The third circuit uses a multiplexer to receive multiple inputs from the photodiodes, and sends the output in a data signal. A multiplexer is a device that is used to take multiple inputs you want to read from, and only needs a few pins to read from those inputs. It can also do the opposite (demultiplex), but we don't use it for that application here. So in our case we use a CD4051B multiplexer to take in up to 8 signals from the photodiodes, and we only need 3 inputs to read from those signals. Plus we can daisy chain up to 8 multiplexers (arduino can only handle up to 8 of them). This means the arduino can read from 64 of the photodiode signals from just 3 digital pins. The photodiodes are oriented reverse biased, which means that instead of oriented in the normal direction with the positive lead attached to the positive voltage source, we assign the negative lead to the positive voltage source. This effectively turns the photodiodes into photo resistors, which change in resistance depending on the amount of light that it receives. We then create a voltage divider to read a voltage dependent on the varying resistance of the photodiodes by adding a highly resistant 1 MOhms resistor to ground. This allows us to receive higher and lower voltages to the arduino dependent on how much IR light the photodiodes receive.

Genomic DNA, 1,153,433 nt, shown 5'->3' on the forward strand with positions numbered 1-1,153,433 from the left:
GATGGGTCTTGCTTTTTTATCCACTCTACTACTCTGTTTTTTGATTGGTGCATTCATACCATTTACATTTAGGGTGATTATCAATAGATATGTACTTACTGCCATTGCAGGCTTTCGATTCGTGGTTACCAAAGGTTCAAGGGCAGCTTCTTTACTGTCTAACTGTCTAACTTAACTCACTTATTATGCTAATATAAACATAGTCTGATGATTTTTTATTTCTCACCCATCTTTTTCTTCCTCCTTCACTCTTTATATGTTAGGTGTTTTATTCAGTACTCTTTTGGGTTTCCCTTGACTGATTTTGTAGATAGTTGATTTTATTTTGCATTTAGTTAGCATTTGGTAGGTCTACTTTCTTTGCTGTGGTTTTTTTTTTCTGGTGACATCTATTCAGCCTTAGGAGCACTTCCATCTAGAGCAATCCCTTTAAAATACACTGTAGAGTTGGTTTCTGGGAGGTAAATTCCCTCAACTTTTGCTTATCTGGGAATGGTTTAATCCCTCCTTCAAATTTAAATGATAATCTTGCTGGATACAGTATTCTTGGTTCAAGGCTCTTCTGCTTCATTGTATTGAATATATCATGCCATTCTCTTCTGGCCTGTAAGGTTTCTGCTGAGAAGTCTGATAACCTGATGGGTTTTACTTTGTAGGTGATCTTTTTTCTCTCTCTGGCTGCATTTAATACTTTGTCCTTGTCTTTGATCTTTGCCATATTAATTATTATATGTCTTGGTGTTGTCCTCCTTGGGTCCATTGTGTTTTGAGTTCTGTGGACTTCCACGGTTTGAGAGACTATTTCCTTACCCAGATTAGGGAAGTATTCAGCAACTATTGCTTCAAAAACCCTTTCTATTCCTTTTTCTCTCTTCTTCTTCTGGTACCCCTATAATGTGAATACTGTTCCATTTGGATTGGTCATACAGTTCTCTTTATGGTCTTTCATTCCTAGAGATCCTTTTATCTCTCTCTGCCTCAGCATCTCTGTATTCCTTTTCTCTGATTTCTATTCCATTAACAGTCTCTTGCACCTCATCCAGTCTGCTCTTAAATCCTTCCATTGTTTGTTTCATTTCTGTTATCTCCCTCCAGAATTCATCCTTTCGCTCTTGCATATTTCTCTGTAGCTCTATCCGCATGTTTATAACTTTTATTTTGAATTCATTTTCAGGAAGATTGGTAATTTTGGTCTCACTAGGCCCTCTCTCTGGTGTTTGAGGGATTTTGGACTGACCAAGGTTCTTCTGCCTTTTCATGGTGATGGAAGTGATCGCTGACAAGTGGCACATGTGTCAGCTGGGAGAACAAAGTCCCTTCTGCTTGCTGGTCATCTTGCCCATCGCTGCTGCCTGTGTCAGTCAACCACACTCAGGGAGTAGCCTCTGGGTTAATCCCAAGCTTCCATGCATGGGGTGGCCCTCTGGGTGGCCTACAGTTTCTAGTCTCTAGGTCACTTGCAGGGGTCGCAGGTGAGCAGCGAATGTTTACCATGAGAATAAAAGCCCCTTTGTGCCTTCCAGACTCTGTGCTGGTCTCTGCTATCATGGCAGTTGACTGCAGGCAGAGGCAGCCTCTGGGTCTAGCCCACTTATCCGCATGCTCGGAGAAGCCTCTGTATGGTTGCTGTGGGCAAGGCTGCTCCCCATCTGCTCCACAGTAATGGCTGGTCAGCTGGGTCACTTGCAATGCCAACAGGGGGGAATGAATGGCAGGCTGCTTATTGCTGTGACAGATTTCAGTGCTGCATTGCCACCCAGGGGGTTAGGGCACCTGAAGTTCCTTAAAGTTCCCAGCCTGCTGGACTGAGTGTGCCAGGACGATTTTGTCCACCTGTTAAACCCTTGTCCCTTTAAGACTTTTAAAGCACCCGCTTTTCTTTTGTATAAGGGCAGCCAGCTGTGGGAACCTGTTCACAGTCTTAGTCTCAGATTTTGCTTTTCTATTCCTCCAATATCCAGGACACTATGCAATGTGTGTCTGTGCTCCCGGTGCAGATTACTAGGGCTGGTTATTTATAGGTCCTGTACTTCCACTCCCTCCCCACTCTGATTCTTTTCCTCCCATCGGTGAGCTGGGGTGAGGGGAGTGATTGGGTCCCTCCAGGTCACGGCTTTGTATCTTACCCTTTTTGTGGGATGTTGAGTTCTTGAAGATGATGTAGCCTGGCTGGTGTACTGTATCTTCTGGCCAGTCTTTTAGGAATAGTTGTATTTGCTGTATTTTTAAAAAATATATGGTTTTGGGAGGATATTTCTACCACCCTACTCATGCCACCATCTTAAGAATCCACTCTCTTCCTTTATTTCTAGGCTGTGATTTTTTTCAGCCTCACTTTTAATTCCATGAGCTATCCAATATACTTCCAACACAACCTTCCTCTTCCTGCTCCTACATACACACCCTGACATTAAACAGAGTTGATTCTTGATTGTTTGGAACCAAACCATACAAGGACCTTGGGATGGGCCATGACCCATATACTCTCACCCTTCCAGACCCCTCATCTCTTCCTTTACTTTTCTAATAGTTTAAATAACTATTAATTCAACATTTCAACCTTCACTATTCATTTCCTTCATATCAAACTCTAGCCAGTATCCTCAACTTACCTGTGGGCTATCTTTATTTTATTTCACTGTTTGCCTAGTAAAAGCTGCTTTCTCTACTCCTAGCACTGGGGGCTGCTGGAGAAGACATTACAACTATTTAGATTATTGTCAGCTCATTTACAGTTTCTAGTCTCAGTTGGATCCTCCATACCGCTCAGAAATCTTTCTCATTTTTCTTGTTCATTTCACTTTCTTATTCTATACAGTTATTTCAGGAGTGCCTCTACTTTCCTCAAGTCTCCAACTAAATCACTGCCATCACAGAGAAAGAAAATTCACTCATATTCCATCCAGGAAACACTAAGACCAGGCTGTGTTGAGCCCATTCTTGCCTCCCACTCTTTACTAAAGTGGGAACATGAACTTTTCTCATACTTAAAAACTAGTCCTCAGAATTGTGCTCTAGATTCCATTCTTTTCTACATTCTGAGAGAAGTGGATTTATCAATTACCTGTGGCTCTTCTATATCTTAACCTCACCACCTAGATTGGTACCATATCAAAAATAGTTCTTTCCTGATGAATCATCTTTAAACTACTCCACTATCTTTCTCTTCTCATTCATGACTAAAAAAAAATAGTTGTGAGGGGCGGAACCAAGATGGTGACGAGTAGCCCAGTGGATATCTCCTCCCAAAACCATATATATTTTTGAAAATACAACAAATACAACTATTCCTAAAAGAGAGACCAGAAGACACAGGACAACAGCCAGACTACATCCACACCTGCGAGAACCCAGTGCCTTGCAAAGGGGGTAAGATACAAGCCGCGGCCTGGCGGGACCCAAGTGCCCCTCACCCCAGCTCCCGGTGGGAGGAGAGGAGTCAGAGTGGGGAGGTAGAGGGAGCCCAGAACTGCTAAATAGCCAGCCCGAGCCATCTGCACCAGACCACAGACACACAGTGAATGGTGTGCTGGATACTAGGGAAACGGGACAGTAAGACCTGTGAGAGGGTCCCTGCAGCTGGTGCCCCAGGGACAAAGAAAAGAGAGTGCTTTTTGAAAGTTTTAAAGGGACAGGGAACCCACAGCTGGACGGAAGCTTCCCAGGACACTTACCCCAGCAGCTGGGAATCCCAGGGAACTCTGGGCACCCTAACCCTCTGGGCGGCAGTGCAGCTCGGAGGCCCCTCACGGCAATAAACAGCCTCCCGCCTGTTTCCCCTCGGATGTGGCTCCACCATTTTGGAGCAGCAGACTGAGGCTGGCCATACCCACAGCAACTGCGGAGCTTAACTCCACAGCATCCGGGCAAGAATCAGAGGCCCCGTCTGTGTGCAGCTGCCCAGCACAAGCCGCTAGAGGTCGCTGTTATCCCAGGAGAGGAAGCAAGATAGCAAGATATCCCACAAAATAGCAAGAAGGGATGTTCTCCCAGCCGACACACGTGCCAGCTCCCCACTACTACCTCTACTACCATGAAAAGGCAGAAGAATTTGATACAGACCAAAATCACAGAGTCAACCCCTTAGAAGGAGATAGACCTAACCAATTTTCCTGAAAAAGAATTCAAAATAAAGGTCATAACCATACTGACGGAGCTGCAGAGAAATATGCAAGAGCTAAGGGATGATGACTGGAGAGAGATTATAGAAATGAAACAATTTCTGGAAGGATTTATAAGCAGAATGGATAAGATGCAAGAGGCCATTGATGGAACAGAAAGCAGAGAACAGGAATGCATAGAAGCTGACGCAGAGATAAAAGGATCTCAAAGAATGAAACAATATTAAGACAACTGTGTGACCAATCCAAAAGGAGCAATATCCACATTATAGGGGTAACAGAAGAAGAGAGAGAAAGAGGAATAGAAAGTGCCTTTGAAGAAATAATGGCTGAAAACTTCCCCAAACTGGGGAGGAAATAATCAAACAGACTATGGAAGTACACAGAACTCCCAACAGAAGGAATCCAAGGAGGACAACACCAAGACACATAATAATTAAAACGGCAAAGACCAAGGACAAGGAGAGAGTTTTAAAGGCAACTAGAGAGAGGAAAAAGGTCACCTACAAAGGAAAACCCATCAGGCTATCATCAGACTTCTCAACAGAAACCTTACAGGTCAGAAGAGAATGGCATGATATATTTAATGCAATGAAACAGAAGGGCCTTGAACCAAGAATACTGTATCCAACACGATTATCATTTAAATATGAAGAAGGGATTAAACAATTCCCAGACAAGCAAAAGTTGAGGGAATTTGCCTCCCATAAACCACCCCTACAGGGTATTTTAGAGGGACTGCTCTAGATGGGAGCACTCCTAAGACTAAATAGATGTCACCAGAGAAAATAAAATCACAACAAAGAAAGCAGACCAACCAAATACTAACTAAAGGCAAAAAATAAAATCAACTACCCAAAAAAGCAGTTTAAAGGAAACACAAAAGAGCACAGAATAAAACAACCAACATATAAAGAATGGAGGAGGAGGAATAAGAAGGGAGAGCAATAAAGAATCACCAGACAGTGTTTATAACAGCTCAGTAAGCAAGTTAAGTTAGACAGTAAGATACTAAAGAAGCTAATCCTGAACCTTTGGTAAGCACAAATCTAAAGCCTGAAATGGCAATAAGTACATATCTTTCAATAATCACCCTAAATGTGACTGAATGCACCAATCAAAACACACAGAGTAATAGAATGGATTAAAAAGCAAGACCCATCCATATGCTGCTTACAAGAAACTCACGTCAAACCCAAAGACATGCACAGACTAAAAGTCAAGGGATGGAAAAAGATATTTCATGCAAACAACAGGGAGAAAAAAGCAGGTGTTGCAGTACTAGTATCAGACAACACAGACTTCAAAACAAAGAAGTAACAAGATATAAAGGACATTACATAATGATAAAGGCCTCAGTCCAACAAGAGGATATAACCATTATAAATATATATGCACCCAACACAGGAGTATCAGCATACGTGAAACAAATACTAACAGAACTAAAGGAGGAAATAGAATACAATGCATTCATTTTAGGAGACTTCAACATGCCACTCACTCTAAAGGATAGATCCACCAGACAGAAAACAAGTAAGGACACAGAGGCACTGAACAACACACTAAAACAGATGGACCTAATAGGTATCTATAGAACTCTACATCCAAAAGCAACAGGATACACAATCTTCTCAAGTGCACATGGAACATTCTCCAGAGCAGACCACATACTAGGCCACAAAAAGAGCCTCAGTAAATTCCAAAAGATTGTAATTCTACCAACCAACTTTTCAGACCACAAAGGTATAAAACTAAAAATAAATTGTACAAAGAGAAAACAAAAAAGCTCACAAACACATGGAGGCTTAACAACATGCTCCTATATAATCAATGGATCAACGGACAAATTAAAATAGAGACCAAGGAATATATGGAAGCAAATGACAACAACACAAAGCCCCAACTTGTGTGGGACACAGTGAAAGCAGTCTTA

I followed most of this design from another person who did this here: http://media.nbcmontana.com/Infrared-Proximity-S... In that design they also added a 47pF capacitor, as we do, across from the 1 MOhm resistor used to create the voltage divider with the photodiodes. The reason he added it was because he was fluctuating the IR emitters on and off with a PWM signal and doing this drew a small voltage drop from the photodiodes when the IR emitters were immediately turned on. This made the photo diodes change resistance even when it was not receiving more IR light from an object because the IR emitters shared the same 5V power source as the photodiodes. The capacitor was used to make sure there was not a voltage drop when the IR emitters were turned on and off. I originally planned to do this same strategy, but ran out of time to test it, so instead I left the IR emitters on always. I would like to change this in the future, but until I redesign the code and circuit, right now the PCB is designed to have the IR lights on at all times, and I kept the capacitors anyway. You shouldn't need the capacitor if you are using this PCB design, but I am going to introduce another version of the PCB that accepts an additional input to the shift register that will allow you to modulate the IR emitters on and off. This will save a lot on power consumption.